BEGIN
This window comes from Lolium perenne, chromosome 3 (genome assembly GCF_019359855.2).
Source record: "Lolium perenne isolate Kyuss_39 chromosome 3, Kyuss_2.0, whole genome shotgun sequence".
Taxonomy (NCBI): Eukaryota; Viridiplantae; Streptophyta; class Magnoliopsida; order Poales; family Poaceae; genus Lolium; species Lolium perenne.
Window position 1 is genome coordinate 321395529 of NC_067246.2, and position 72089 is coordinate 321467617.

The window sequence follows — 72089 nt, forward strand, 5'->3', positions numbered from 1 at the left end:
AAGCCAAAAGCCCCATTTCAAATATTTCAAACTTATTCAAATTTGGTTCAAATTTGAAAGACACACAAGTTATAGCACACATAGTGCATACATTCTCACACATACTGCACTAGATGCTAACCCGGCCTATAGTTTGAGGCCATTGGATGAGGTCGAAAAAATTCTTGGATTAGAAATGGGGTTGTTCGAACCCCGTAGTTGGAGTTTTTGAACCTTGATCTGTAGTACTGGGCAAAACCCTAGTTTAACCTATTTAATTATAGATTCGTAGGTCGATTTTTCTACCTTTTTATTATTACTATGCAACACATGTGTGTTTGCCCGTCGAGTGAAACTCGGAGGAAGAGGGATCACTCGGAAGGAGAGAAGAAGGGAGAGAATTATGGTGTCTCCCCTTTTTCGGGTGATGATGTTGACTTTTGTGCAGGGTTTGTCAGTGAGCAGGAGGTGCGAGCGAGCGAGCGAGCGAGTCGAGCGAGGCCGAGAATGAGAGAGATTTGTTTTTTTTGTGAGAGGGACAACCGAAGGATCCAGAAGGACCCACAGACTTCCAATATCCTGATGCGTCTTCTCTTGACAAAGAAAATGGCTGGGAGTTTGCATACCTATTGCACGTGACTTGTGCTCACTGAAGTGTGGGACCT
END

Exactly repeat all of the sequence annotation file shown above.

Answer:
This window comes from Lolium perenne, chromosome 3 (genome assembly GCF_019359855.2).
Source record: "Lolium perenne isolate Kyuss_39 chromosome 3, Kyuss_2.0, whole genome shotgun sequence".
Taxonomy (NCBI): Eukaryota; Viridiplantae; Streptophyta; class Magnoliopsida; order Poales; family Poaceae; genus Lolium; species Lolium perenne.
Window position 1 is genome coordinate 321395529 of NC_067246.2, and position 72089 is coordinate 321467617.

The window sequence follows — 72089 nt, forward strand, 5'->3', positions numbered from 1 at the left end:
AAGCCAAAAGCCCCATTTCAAATATTTCAAACTTATTCAAATTTGGTTCAAATTTGAAAGACACACAAGTTATAGCACACATAGTGCATACATTCTCACACATACTGCACTAGATGCTAACCCGGCCTATAGTTTGAGGCCATTGGATGAGGTCGAAAAAATTCTTGGATTAGAAATGGGGTTGTTCGAACCCCGTAGTTGGAGTTTTTGAACCTTGATCTGTAGTACTGGGCAAAACCCTAGTTTAACCTATTTAATTATAGATTCGTAGGTCGATTTTTCTACCTTTTTATTATTACTATGCAACACATGTGTGTTTGCCCGTCGAGTGAAACTCGGAGGAAGAGGGATCACTCGGAAGGAGAGAAGAAGGGAGAGAATTATGGTGTCTCCCCTTTTTCGGGTGATGATGTTGACTTTTGTGCAGGGTTTGTCAGTGAGCAGGAGGTGCGAGCGAGCGAGCGAGCGAGTCGAGCGAGGCCGAGAATGAGAGAGATTTGTTTTTTTTGTGAGAGGGACAACCGAAGGATCCAGAAGGACCCACAGACTTCCAATATCCTGATGCGTCTTCTCTTGACAAAGAAAATGGCTGGGAGTTTGCATACCTATTGCACGTGACTTGTGCTCACTGAAGTGTGGGACCT